SAN ANTONIO – The “Mamba Mentality.” It’s a phrase that many current NBA players echo as not only a nod to the late Kobe Bryant, but also what it takes to succeed in the game and in life.
It’s been a year since Bryant his daughter Gianna and seven others died in a helicopter crash in California.
But Bryant’s legacy still weighs heavily on the NBA community and many around the world.
Spurs guard and Compton, California native DeMar DeRozan recently reflected on Bryant’s death.
“It’s still surreal, still something that touches everybody,” DeRozan said. “I still can’t believe the situation that happened with everybody in that tragedy. It just sucks. It’s just crazy how time goes by when you realize that it’s been a year. It’s just crazy.”
SoCal and Compton native DeMar DeRozan recently reflected on Kobe Bryant and his iconic 81-point game.— RJ Marquez (@KSATRJ) January 26, 2021
'Still surreal, still something that touches everybody. I still can't believe the situation that happened with everybody in that tragedy.' #Spurs #MambaForever #MambaMentality pic.twitter.com/8gxvhMVbiV
ESPN’s Brian Windhorst spoke about the lasting impression Bryant left on not only DeRozan but players in the NBA who grew up during the Kobe era.
Windhorst said DeRozan modeled much of his game to be similar to Bryant’s.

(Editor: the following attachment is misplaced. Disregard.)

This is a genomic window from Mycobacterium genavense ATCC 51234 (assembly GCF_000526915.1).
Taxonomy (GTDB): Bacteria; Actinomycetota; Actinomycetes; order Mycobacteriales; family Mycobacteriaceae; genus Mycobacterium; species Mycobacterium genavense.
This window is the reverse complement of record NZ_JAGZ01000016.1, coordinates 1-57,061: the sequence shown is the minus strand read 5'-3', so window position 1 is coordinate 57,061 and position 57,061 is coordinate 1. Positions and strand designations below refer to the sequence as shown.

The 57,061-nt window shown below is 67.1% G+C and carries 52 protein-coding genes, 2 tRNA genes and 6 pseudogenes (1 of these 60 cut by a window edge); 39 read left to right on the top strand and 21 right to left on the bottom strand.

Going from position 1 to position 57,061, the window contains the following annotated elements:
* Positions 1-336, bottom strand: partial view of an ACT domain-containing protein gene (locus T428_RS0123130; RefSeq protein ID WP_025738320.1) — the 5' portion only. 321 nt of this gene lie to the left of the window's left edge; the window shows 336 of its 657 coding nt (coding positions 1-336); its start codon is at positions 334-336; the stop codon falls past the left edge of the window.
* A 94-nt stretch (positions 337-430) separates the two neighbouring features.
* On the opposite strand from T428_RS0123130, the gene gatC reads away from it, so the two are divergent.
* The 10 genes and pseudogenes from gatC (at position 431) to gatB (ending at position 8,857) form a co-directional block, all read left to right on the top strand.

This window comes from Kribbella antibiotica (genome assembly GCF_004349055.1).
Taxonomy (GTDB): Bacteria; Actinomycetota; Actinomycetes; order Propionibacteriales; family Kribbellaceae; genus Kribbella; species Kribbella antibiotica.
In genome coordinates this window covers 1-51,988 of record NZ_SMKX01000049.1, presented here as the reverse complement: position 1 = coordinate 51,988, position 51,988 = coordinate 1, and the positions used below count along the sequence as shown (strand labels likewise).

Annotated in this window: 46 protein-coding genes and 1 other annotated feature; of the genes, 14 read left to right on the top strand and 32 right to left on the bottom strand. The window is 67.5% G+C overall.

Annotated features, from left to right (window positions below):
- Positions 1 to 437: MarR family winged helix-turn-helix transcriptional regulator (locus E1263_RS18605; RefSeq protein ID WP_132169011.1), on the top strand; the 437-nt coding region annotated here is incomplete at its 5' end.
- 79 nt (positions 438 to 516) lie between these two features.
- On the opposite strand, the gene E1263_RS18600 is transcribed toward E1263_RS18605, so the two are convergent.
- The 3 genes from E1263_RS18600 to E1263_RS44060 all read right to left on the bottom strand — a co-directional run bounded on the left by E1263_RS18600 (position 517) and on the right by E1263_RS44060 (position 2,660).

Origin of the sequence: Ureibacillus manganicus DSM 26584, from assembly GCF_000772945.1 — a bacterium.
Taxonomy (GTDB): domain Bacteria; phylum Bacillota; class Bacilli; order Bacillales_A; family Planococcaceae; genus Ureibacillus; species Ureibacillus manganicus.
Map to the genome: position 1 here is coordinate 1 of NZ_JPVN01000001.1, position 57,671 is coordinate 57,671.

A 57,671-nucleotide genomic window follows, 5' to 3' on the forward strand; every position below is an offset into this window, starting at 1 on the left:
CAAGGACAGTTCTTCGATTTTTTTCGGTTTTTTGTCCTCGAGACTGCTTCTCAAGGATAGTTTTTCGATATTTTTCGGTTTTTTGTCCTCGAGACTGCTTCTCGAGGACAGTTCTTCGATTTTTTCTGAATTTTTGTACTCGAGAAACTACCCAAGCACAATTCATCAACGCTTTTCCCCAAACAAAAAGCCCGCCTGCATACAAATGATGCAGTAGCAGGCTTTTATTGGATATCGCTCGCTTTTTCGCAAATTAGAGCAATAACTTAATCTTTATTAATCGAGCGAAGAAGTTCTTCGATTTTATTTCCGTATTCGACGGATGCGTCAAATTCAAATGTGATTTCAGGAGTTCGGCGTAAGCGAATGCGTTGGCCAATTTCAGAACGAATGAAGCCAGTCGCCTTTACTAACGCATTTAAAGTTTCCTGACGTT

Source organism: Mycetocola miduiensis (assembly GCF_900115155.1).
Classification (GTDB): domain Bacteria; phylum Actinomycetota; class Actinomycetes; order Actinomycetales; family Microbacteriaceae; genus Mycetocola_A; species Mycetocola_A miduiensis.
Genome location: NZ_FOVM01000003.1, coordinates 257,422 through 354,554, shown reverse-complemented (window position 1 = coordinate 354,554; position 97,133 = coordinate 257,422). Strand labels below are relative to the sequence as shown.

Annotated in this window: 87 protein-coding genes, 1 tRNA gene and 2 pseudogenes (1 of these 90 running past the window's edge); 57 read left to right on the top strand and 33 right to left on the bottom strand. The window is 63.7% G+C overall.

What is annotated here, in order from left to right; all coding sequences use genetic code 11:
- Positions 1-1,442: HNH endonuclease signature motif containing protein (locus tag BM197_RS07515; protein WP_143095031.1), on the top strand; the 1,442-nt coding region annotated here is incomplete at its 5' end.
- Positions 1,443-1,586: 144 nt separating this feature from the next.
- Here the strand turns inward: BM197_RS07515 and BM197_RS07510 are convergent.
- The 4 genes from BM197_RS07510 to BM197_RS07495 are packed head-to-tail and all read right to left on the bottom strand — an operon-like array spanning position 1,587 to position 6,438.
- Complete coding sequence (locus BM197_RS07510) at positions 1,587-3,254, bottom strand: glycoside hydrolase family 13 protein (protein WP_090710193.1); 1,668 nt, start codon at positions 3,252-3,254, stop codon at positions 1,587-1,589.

But it’s not just DeRozan’s generation of players who grew up idolizing Kobe.
For many, Kobe Bryant was the Michael Jordan of their time.
Spurs point guard Dejounte Murray, a West Coast and Seattle native, recently discussed having a “mamba mentality” mindset to return from an ankle injury he suffered on Friday against Dallas.
“I watched a lot of Kobe stuff and thought what would Kobe do? It’s just an ankle sprain,” Murray said after getting a triple-double in Sunday’s win over Washington. “I amped up with my treatment just so I can get back and help my team.”
“All of us know what a great player he was, but he went beyond great playing,” Popovich said last year. “He was a competitor that goes unmatched, and that’s what made him as a player so attractive to everybody, that focus, that competitiveness, that will to win.”
Popovich said the league and fans felt “a deep sense of loss for what he meant to all of us in so many ways, and so many millions of people loved him for so many different reasons. It’s just a tragic thing. There are no words that can describe how everybody feels.”
A year later, it’s still hard to describe the loss of Bryant and other victims of the crash.
KB 💜 🙏🏽 8 24— Jordan Clarkson (@JordanClarksons) January 26, 2021
24 Forever🕊🙏🏽— Devin Vassell (@Yvngdevo) January 26, 2021
An emotional DeMar DeRozan on Kobe Bryant: 'Words can’t explain it. What he meant to the game. The inspiration he brought to the world. Not just that, his daughter, I'm a father. I can't imagine something like that happening. It's a very sad day." (via @spurs) #NBA #RIPBlackMamba pic.twitter.com/iuG6YkgGoA— RJ Marquez (@KSATRJ) January 27, 2020
📹Kobe Bryant's final presser in San Antonio where he discussed his tribute video from #Spurs and love from SA fans. Kobe talks LA-SA battles over years...'That's what makes the journey we've both been on, so beautiful.' (Video via @adamthephotog) #KSATsports #KSATnews #RIPKobe pic.twitter.com/9oakRk9y03— RJ Marquez (@KSATRJ) January 27, 2020